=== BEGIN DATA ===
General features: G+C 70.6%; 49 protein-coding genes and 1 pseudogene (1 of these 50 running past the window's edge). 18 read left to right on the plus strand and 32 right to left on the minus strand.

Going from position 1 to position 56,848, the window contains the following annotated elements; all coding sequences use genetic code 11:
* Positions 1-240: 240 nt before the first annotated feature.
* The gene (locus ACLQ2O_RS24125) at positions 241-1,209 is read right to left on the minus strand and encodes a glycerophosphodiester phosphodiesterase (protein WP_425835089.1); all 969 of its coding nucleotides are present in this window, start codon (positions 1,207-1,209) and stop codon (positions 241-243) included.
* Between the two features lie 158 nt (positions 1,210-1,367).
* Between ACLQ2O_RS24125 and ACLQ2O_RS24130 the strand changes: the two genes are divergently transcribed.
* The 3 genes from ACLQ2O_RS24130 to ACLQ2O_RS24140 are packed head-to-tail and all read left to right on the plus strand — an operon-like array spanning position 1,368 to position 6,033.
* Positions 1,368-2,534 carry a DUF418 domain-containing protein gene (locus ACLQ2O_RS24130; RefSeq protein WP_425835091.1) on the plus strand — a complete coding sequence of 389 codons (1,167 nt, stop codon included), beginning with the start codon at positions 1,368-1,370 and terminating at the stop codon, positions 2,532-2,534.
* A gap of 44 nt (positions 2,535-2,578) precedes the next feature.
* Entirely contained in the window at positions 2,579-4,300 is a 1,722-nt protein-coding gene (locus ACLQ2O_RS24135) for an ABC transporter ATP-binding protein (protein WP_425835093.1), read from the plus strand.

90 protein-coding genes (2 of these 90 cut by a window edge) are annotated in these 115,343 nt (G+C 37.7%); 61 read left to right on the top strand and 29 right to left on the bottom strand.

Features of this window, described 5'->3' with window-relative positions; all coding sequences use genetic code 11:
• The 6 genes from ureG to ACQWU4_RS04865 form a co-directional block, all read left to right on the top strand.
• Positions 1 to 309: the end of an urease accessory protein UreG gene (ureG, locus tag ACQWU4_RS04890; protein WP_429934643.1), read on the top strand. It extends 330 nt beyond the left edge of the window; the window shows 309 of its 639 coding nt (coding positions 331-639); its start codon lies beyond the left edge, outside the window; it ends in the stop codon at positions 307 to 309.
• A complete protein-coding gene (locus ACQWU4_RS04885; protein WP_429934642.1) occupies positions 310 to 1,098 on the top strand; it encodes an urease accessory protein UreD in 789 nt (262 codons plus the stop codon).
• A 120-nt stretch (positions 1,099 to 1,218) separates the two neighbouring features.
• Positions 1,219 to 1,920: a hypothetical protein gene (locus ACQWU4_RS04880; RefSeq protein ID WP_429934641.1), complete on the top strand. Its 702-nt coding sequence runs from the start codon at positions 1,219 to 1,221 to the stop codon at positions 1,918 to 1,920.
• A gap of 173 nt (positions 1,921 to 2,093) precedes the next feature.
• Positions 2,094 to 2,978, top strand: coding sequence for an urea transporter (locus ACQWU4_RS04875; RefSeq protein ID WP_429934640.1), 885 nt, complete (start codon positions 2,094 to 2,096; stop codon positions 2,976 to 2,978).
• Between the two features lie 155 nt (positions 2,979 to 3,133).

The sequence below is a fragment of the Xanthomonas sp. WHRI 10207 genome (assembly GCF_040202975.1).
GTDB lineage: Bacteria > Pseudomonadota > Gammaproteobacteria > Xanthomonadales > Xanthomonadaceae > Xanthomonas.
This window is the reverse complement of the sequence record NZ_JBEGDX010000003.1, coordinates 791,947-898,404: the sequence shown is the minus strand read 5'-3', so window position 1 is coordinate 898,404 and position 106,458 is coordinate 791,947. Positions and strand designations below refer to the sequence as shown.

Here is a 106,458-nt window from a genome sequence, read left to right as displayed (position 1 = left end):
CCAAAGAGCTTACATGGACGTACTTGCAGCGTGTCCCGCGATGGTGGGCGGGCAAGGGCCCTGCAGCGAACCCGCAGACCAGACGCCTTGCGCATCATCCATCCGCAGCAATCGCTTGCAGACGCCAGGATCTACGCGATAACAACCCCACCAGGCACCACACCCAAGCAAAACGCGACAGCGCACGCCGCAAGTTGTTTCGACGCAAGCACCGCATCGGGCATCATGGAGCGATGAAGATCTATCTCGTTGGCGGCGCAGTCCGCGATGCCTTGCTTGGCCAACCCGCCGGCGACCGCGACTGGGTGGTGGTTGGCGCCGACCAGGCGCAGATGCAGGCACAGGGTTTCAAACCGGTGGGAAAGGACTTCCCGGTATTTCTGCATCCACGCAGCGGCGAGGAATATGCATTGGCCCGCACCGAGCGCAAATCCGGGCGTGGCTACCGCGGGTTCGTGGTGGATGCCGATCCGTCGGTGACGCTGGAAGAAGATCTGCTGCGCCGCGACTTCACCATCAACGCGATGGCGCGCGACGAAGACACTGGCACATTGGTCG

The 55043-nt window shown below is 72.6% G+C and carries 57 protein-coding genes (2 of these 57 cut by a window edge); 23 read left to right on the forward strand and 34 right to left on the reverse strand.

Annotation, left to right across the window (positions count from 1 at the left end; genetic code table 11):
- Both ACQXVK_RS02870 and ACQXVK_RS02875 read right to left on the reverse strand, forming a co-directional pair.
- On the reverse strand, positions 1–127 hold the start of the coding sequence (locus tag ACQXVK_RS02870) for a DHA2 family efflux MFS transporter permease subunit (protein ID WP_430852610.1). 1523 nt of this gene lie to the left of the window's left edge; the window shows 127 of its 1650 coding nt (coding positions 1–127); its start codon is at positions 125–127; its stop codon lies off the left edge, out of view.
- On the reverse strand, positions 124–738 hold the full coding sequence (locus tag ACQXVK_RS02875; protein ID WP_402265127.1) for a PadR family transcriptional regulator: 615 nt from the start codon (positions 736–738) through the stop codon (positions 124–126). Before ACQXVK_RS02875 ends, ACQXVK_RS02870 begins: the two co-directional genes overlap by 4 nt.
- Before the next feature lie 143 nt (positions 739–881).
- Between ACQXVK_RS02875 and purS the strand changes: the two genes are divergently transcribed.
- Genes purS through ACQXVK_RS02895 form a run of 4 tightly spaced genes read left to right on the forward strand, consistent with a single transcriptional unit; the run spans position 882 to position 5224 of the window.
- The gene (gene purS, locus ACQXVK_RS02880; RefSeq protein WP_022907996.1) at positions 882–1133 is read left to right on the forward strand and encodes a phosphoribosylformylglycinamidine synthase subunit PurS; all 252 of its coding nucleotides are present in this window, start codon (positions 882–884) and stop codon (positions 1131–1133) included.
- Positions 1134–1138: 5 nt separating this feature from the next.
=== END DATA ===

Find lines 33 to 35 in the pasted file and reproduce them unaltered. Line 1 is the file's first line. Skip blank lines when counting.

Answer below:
- Genes purS through ACQXVK_RS02895 form a run of 4 tightly spaced genes read left to right on the forward strand, consistent with a single transcriptional unit; the run spans position 882 to position 5224 of the window.
- The gene (gene purS, locus ACQXVK_RS02880; RefSeq protein WP_022907996.1) at positions 882–1133 is read left to right on the forward strand and encodes a phosphoribosylformylglycinamidine synthase subunit PurS; all 252 of its coding nucleotides are present in this window, start codon (positions 882–884) and stop codon (positions 1131–1133) included.
- Positions 1134–1138: 5 nt separating this feature from the next.